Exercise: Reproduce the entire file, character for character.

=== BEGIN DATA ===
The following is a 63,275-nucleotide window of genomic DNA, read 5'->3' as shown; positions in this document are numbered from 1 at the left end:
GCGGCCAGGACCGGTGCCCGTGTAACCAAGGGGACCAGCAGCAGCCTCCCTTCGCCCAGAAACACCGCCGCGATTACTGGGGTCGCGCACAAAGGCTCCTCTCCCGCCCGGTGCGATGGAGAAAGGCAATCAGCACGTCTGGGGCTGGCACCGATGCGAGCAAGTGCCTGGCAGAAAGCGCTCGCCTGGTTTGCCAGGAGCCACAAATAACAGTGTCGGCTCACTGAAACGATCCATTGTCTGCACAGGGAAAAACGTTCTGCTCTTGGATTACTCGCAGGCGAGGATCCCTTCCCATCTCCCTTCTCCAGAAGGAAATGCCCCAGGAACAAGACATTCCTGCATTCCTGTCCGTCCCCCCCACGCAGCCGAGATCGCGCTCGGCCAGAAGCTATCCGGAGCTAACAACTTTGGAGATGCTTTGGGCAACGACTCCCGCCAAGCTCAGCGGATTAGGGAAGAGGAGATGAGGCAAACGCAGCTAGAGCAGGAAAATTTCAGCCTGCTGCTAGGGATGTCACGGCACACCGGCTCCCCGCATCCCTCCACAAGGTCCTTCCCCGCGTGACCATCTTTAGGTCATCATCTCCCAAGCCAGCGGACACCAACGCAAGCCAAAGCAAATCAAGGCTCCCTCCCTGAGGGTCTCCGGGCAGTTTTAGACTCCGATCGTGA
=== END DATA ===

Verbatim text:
The following is a 63,275-nucleotide window of genomic DNA, read 5'->3' as shown; positions in this document are numbered from 1 at the left end:
GCGGCCAGGACCGGTGCCCGTGTAACCAAGGGGACCAGCAGCAGCCTCCCTTCGCCCAGAAACACCGCCGCGATTACTGGGGTCGCGCACAAAGGCTCCTCTCCCGCCCGGTGCGATGGAGAAAGGCAATCAGCACGTCTGGGGCTGGCACCGATGCGAGCAAGTGCCTGGCAGAAAGCGCTCGCCTGGTTTGCCAGGAGCCACAAATAACAGTGTCGGCTCACTGAAACGATCCATTGTCTGCACAGGGAAAAACGTTCTGCTCTTGGATTACTCGCAGGCGAGGATCCCTTCCCATCTCCCTTCTCCAGAAGGAAATGCCCCAGGAACAAGACATTCCTGCATTCCTGTCCGTCCCCCCCACGCAGCCGAGATCGCGCTCGGCCAGAAGCTATCCGGAGCTAACAACTTTGGAGATGCTTTGGGCAACGACTCCCGCCAAGCTCAGCGGATTAGGGAAGAGGAGATGAGGCAAACGCAGCTAGAGCAGGAAAATTTCAGCCTGCTGCTAGGGATGTCACGGCACACCGGCTCCCCGCATCCCTCCACAAGGTCCTTCCCCGCGTGACCATCTTTAGGTCATCATCTCCCAAGCCAGCGGACACCAACGCAAGCCAAAGCAAATCAAGGCTCCCTCCCTGAGGGTCTCCGGGCAGTTTTAGACTCCGATCGTGA